In this study case published in an article for the Geological Society of America Bulletin (link HERE), we show that a pre-kinematic salt layer forces the pre-rift sediments to glide along low-angle & long-offset normal faults. It results in forming a totally different geometry and tectono-stratigraphic record of rifting (Fig. 1 for comparing basement-cover coupled Vs decoupled rift basins).
From a structural point of view, the basement-cover mechanical decoupling due to the pre-kinematic salt implies that the thin-skinned counterpart of the basement (hyper-)stretching is transferred aside along the margins of the rift basin where salt tectonics can additionally be recorded (Fig. 1 C & E). At the basin depocenter, the tectonic subsidence related to crustal thinning controls the formation of accommodation space in addition of the salt removal. This basement-cover decoupled way to accommodate crustal thinning and hyper-extension is therefore reconciling the observed crustal thinning with the “hided” brittle crustal stretching enabling to make crustal and basin balanced sections.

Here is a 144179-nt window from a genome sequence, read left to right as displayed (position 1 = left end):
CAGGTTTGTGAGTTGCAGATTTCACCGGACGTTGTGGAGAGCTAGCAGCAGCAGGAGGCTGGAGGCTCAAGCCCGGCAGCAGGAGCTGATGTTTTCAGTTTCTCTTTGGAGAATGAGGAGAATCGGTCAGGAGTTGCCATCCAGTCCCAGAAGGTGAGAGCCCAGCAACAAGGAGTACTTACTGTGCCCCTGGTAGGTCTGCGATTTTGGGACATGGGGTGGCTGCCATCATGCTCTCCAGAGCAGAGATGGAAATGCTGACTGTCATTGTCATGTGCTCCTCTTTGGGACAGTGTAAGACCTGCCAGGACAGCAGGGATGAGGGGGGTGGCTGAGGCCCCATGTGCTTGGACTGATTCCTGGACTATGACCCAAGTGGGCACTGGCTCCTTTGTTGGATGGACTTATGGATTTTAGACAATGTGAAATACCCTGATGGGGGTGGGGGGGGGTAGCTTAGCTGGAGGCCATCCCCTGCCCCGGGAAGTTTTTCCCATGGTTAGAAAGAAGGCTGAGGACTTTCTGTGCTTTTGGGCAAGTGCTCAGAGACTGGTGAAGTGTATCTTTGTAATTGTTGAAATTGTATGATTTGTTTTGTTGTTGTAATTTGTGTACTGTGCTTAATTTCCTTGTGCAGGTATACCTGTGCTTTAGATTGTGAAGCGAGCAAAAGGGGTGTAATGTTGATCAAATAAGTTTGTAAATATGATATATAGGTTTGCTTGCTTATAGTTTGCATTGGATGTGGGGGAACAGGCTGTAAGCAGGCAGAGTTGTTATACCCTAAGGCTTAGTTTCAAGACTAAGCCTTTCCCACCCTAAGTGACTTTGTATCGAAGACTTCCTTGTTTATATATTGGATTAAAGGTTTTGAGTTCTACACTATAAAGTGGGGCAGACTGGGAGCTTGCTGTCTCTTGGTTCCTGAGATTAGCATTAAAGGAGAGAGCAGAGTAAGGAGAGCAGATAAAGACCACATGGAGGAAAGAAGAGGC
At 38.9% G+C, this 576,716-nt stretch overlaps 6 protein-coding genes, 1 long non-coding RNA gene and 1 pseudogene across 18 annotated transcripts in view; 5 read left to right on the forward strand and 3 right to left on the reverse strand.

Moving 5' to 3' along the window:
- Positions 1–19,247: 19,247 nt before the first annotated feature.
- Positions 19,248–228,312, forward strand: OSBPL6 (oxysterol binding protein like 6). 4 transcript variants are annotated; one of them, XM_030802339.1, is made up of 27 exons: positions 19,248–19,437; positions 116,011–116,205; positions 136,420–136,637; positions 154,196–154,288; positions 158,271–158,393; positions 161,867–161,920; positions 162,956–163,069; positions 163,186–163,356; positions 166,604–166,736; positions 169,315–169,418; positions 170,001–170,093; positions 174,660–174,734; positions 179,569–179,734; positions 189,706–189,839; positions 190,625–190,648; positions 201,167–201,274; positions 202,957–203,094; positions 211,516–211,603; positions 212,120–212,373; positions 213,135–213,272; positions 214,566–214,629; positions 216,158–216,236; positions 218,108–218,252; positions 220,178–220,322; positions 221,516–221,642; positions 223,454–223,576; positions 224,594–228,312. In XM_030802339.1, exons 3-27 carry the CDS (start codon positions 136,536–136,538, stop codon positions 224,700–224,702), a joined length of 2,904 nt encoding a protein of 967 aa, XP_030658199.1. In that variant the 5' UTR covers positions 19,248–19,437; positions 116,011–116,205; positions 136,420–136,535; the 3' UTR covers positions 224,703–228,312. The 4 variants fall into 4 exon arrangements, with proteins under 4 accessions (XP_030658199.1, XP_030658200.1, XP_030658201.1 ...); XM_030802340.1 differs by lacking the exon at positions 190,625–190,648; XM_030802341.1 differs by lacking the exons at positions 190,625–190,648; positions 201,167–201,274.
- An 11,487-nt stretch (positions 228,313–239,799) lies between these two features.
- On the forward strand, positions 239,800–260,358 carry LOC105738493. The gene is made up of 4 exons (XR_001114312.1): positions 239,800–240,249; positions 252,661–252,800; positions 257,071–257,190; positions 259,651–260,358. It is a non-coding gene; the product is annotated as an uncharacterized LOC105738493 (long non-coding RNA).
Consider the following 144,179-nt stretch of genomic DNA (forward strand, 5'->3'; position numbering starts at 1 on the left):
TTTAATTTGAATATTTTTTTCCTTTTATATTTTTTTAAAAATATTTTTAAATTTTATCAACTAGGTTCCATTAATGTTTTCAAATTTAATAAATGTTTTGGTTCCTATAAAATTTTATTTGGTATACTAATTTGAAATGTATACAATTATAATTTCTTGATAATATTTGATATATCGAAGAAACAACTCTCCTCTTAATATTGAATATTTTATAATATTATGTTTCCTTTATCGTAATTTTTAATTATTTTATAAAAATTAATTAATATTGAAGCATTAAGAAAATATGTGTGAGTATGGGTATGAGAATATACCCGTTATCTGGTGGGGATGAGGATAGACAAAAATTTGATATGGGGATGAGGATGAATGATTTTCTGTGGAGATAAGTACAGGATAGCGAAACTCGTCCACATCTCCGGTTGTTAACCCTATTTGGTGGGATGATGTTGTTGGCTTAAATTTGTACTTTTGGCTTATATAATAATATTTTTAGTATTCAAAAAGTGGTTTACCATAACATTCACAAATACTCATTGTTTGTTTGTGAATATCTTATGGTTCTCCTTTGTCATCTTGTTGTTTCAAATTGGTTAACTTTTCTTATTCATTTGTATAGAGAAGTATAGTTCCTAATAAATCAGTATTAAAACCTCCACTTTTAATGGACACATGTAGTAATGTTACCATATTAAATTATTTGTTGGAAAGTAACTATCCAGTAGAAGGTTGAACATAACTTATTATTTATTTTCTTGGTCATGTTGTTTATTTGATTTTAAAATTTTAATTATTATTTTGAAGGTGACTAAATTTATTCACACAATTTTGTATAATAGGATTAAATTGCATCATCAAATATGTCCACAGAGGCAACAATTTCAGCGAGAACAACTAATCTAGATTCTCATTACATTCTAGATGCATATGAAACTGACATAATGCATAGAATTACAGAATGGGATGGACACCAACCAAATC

Numerous implications arise from this work (table 1 for differences between coupled & decoupled hyper-extended rift basins). This mode of deformation implies that the pre-kinematic sedimentary units are remarkably preserved within the basin depocenter where the basement is usually extremely stretched. Where basement extension and the sedimentary cover are mechanically coupled (e.g. the Alpine counter-examples of supra-detachment basins), pre-kinematic units are usually stretched as extensional allochthons and are therefore barely preserved along the distal domains of rifted margins. Such a continuity of pre-kinematic layers at the basin depocenters can lead to a severe underestimation of the actual stretching of the crust underneath rift basins what has strong impacts on the actual subsidence, facies architecture and thermal record. We think that many instances of the so-called syn-rift “sag basins” worldwide (unfaulted but strongly subsiding syncline-shaped basins) can actually result from a basement-cover decoupling.